The inspection was carried out by one of Her Majesty's Inspectors and two Additional Inspectors.
Description of the school
The Manor Community College is a mixed secondary school in north Cambridge. It is much smaller than the average secondary school. The number of students known to be eligible for free school meals is above average. Students' attainment on entry in Year 7 is below average, overall. The number with learning difficulties and/or disabilities is broadly average, although the percentage with a statement of special educational need is above average. The majority of students are from White British backgrounds with small numbers from minority ethnic groups. The proportion of students who speak English as an additional language is broadly average.
The college holds the Basic Skills Agency Quality Mark and was awarded specialist Performing Arts status in September 2007. The current principal has been in post since September 2007.
Overall effectiveness of the school
Standards at Key Stages 3 and 4 have been consistently lower than national averages in recent years, but given students' below average attainment on entry, achievement is satisfactory. Recently, Key Stage 3 standards have improved and the college is focused on achieving similar improvement at Key Stage 4. The revised college leadership team, under the direction of the new principal, is aware of the priority to raise standards, particularly in English and mathematics at Key Stage 4, and has an appropriate improvement strategy underway. Following this year's drive to improve results, some improvement is evident. The college's current monitoring of progress indicates that students are now on track to achieve better results in 2008.
Students say they enjoy college life and this is demonstrated in their positive attitudes to learning. Students' personal and social development is good. They are positive about the various improvements and increasingly proud of their college.
Teaching and learning are satisfactory overall with examples of good and outstanding teaching but these are inconsistent. Whilst pastoral care is a strength, academic guidance is less successful. Opportunities to involve students in assessing their own work, or inform them of the next steps to improve their learning, are not always taken.
The curriculum is good and continues to develop well in response to students' needs. Pastoral support and guidance are effective. The college has developed effective partnerships with a range of external partners to support students and foster their welfare and well-being.
Academic guidance is satisfactory but not better because the systematic use of assessment to inform guidance is not consistent. The use of a whole-college approach for tracking and monitoring progress is developing well, but has not had sufficient time to impact significantly on standards and achievement. Similarly, use of performance data to plan future learning is inconsistent.
Leadership and management are satisfactory overall. The newly appointed principal is realistic, accurate in his assessment of the college's performance, and committed to ongoing improvement. He has made a difference in a short time. The senior team and governors have a shared understanding of strengths and areas to improve and a determined approach to tackling any weaknesses. The middle leadership team is satisfactory with some strengths, but is not yet fully effective in driving forward whole college improvement. There has been satisfactory improvement since the last inspection. The college's capacity to improve from this point is good, given the clarity of its self-evaluation and good understanding of priorities for improvement.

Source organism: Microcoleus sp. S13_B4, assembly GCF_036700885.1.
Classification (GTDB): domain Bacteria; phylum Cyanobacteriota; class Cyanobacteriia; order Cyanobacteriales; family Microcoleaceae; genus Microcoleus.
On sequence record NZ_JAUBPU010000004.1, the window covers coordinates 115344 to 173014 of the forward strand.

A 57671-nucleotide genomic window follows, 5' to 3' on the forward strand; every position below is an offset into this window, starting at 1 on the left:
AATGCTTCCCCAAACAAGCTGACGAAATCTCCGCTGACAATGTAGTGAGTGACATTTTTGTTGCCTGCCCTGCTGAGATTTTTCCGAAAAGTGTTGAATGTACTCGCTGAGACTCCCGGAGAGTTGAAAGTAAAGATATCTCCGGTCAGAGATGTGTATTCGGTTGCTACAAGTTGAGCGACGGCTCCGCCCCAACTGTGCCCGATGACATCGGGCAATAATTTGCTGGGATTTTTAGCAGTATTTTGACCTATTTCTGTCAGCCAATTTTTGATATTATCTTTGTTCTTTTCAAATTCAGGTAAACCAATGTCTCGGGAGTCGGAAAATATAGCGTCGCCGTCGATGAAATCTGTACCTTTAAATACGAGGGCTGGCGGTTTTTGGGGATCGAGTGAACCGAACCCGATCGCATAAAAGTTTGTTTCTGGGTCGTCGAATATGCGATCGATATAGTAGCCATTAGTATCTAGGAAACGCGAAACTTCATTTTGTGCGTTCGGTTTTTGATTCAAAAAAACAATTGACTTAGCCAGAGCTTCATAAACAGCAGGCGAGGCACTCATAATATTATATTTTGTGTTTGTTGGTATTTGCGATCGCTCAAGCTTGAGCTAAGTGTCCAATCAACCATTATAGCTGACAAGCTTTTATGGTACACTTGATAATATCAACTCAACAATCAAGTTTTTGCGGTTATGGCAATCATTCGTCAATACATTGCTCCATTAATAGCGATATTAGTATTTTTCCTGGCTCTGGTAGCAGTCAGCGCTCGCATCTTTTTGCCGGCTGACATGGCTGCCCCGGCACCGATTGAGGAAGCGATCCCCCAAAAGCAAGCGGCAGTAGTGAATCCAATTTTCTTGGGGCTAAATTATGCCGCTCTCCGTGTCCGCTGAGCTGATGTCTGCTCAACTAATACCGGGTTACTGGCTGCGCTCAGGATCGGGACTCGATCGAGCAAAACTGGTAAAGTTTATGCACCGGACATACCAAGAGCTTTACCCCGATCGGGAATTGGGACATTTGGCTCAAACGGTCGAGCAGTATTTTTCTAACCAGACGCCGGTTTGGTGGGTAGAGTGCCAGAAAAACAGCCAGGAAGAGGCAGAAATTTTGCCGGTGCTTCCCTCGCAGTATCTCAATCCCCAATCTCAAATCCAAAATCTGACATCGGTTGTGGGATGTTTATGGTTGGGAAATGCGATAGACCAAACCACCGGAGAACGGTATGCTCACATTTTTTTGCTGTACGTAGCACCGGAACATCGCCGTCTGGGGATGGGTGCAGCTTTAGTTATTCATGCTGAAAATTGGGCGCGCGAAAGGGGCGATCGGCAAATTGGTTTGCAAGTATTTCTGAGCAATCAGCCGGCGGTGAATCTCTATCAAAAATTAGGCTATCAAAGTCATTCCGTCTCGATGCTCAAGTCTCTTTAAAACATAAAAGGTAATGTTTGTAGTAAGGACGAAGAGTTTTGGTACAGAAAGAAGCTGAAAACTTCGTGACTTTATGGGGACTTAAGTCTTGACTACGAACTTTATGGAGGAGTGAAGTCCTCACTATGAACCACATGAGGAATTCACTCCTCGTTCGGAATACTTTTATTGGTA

What the school should do to improve further
- Raise standards at Key Stage 4.
- Improve the consistency and quality of teaching to the best levels seen in the college and share best practice more widely.
- Use performance data consistently across the college to plan teaching and learning.
- Improve the effectiveness of middle leaders to a consistently good standard.
A small proportion of the schools where overall effectiveness is judged satisfactory but which have areas of underperformance will receive a monitoring visit by an Ofsted inspector before their next section 5 inspection.
Achievement and standards
Standards at Key Stage 3 have improved to around national averages in English and science, with significant improvement in 2007. Standards in mathematics also improved in 2007 but remain below the national average. The progress made by students from their starting points in Year 7 until the end of Year 9 improved sharply in 2007, particularly in English and science.
Standards at Key Stage 4 are below average and have remained so for a while. Achievement is variable across subjects and better in history, science and drama than in other subjects. The percentage of pupils gaining a good GCSE pass in both English and mathematics has remained static and considerably below the national average. This remains a priority for the college. Strenuous efforts are underway to tackle this issue with robust action being taken to improve this year's results. An extensive range of strategies, including catch-up sessions, revision classes and individual mentoring have been implemented. The college's current monitoring records indicate that progress in English and mathematics is improving following intervention, with students reaching better standards, more in line with predictions.